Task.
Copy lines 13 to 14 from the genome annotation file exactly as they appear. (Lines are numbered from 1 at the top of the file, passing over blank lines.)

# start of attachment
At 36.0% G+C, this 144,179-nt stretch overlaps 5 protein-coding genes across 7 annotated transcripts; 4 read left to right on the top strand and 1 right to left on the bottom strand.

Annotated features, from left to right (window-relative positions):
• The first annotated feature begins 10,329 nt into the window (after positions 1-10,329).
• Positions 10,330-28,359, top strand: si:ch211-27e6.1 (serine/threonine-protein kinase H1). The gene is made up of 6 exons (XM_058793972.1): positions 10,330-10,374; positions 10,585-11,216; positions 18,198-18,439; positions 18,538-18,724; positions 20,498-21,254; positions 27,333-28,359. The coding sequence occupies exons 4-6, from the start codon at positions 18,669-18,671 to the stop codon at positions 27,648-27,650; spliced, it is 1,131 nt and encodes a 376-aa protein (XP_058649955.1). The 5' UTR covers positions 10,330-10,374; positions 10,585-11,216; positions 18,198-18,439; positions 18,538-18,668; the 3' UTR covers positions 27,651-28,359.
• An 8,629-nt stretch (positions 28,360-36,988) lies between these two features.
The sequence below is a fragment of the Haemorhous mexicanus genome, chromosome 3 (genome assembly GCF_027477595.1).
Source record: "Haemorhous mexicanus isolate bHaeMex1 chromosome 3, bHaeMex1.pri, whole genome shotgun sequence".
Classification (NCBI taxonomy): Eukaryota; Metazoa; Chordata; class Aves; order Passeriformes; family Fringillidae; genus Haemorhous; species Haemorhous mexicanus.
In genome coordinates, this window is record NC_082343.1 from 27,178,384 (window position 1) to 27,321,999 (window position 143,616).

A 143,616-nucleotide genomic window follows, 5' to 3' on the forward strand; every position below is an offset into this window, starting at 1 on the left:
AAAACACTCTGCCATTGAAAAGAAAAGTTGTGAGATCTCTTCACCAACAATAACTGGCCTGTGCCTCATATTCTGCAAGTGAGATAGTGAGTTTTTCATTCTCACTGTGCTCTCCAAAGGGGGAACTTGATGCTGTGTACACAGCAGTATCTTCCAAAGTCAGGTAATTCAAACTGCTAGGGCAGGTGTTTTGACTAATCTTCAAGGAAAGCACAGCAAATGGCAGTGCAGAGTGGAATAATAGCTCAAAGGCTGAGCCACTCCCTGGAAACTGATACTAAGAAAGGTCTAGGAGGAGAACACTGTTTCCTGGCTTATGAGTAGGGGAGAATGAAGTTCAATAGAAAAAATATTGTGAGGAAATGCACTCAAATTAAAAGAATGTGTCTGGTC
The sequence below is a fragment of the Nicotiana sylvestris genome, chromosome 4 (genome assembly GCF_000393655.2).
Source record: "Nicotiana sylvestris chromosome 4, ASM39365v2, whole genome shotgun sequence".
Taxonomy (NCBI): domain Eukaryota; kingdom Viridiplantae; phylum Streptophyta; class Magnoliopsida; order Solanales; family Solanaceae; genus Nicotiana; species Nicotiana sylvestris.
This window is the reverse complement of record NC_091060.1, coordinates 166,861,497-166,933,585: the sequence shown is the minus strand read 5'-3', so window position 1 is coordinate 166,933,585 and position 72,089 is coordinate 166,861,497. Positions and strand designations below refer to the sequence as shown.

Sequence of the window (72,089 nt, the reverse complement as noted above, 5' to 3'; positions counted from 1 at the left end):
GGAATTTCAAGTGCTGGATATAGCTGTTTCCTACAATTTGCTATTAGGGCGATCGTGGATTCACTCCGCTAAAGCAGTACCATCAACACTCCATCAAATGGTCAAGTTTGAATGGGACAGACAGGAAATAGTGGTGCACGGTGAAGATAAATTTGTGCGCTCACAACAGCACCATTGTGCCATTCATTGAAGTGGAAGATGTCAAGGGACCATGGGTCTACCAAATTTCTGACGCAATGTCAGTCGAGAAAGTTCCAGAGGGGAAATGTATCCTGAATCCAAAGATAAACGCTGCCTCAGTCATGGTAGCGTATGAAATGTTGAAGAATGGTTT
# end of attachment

Source record: "Nicotiana sylvestris chromosome 4, ASM39365v2, whole genome shotgun sequence".
Taxonomy (NCBI): domain Eukaryota; kingdom Viridiplantae; phylum Streptophyta; class Magnoliopsida; order Solanales; family Solanaceae; genus Nicotiana; species Nicotiana sylvestris.